Concerned about receiving Scientology’s wrath and junk mail, I was using a fake name. I had also lied about my profession. But for 10 minutes, I spoke openly with a kid I was sure was holding back truths of his own. He asked about my family, my friends, my love life, and each blip on the meter was treated as a clue toward clearing up my issues. On the topic of drugs, I told him I’d never taken anything considered hard.

“Hey, that used to be me,” said a boy who looked years away from shaving.

From there I took to playing with the tin cans in my hands, watching the needle bounce with each squeeze of my fingers.

100. Are you logical and scientific in your thinking? Yes: ( ) Maybe: (X) No: ( )

Before I left, a nervous young man gave me a 20-minute lecture on the connections between affinity, communication and reality. As he stumbled through a prepared script, it became apparent we both had a hard time grasping the principles, but I didn’t doubt his sincerity.

I’m not the first person to poke at Scientology. All I can say, from empirical evidence, is the atmosphere is disjointed. Treated as a potential convert, I felt like a shill, with the disciples of this self-help con game the unwitting marks.

145. On subjects about which you are not an expert, are your own ideas of sufficient importance as to tell others? Yes: (X) Maybe: ( ) No: ( )


Nick & Choose 40: Helicopter Tour

October 31, 2012

Published Oct. 5, 2011

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Suspended Disbelief
Boston, from a bird’s-eye view

In 1986, my family went on a vacation to Hawaii. Thumbing through the photo album, it’s clear we had adventures, but I remember little beyond the helicopter ride. It had everything a seven-year-old could ask for: classical music pumped into ill-fitting headphones, exciting views blocked by my father’s towering frame, a nauseated sister turning green in the adjacent seat. It’s not my fondest memory, but the adrenalized atmosphere did make an impression. Now whenever I hear Wagner’s “Ride of the Valkyries,” obstructed snapshots of majestic waterfalls and volcanoes hover up in my mind.

Brothers Christian and Matthew Nowosiadly have brought that experience to Boston. The two software businessmen happen to be aviation geeks (the back of Matthew’s SUV is crammed with RC airplanes), and it’s their belief that a helicopter tour is what’s needed to propel our city into the stratosphere of the elites, joining such heavenly destinations as Indianapolis, Des Moines and that arbiter of class, Branson, Mo.

Currently, the Nowosiadly’s infrastructure is humbler then their sky-high ambition. Stationed between a tool shop and a dog kennel in Revere, the helipad for Now City Tours, Inc., is a sun-cracked patch of asphalt left over from an abandoned oil rig project. Inside a square of chain-link sits their office, which consists of a folding table under a small collapsible canopy tent (the kind used for bake sales and industrious tailgates). Outside the fence stands a smattering of dry-docked boats, including a shabby Grady-White named “Master Baiter.” Matthew jokingly refers to the motif as “rustic New England.”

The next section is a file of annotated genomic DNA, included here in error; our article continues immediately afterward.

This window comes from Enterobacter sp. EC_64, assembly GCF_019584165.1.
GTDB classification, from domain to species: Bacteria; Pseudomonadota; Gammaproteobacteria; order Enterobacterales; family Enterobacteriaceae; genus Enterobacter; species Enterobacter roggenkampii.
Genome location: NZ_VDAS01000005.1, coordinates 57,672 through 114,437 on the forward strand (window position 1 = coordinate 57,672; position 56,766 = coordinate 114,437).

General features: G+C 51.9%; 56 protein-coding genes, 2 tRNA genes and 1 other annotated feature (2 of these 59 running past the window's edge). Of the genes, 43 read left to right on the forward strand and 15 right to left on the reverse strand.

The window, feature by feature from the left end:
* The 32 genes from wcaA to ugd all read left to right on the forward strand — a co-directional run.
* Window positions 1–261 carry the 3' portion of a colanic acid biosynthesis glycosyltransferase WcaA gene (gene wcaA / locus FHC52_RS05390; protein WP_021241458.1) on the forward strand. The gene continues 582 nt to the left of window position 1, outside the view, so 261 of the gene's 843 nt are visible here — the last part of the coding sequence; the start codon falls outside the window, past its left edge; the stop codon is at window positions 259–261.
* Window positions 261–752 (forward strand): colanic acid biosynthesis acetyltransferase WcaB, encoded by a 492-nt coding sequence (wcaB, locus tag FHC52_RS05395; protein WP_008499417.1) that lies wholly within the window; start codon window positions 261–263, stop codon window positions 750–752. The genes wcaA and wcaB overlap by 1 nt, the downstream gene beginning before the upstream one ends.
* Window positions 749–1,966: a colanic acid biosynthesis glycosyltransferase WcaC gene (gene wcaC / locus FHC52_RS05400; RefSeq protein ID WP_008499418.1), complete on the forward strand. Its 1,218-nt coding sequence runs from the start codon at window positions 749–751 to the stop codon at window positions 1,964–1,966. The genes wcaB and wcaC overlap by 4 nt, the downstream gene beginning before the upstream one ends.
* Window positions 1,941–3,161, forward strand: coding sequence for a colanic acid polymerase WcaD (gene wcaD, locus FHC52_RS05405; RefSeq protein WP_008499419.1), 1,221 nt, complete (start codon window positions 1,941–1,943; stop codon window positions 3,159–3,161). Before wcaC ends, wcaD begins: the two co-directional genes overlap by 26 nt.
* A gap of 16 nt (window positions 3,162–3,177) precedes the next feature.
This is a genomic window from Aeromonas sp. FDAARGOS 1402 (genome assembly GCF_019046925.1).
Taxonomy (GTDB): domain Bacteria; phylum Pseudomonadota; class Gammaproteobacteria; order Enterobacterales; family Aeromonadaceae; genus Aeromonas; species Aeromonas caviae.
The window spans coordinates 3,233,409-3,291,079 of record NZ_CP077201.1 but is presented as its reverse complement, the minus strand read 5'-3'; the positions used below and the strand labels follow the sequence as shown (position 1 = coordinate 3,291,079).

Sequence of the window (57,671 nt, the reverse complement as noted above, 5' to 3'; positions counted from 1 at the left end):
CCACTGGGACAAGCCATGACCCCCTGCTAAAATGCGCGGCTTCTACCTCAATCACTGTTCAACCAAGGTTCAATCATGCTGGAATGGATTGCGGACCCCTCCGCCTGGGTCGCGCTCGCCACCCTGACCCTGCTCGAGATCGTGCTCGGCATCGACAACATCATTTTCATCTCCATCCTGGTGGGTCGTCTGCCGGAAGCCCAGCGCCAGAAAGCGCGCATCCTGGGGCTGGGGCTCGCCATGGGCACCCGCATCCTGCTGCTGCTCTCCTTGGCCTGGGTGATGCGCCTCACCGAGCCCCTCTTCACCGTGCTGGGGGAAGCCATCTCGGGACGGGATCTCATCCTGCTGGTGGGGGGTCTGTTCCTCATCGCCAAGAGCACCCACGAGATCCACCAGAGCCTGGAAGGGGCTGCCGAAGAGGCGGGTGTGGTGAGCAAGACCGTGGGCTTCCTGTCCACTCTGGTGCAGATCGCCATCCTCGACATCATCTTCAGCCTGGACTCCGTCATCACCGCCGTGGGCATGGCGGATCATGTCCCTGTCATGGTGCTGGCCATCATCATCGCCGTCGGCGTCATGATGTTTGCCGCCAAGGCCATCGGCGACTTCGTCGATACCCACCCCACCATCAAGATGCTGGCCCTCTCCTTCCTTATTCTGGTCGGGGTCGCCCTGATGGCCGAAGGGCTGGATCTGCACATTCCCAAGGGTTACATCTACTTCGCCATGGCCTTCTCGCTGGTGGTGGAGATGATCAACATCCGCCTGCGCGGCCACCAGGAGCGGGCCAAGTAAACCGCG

The swampland and gaping gray quarry of Revere look pretty rustic from the air, too, but what you’re reminded of when the helicopter begins to levitate is that your perspective on a subject always depends on your angle.

Now City Tours offers three different routes: Skyline, North Shore and South Shore ($99-$124.50). Routes are set but flexible, the paths bending on the whims of the Federal Aviation Administration. I had hoped to get a bird’s-eye view of my apartment, but an ocean tanker in Boston Harbor nullified a flyover of the North End. “We can’t get over there unless we want some F16s coming after us,” said Matthew. Down the barrel of a Gatling cannon was not the angle I was aiming for.

The beauty of the helicopter tour is that it provides you with the real-life views you could previously only imagine. It’s akin to dreaming about flying like Superman, at the cost of relinquishing his control, agility and ability to buzz the Zakim Bridge without having to check in with the control tower.

In reality, the copter’s glass bubble becomes the world’s best window seat. As the Robinson R44 curves around Fenway at 120 mph, you see the park as a skydiver floating in for the first pitch. Snaking along the Charles at 500 feet you’re a bird, and the rowers beneath are water-skimming snacks. Every day thousands of pedestrians see their reflection in the Hancock Tower windows, but waving to your image mirrored on the 50th floor is a singular experience.

Like a superhero dream, the ride is cut off too quick. Even with a swing up the South Shore, the trip lasts just over 30 minutes. Is it a tour worth taking? Absolutely. Is it worth $3-$4 per minute? That’s trickier to answer.

A city tour implies some educational element, but the descriptions are basic. Native Bostonians aren’t going to learn much beyond what the tops of certain landmarks look like. Vacationers are the key (which is why Now City Tours has wisely established a relationship with the Lenox Hotel).

If a friend from out of town has some scratch and an itch to take a tour that doesn’t require quacking, Now City Tours would be a viable choice. There are other operations, but the airfields are farther away, and the prices are higher. Maybe your friend will spot you the cost of a seat in exchange for your expertise.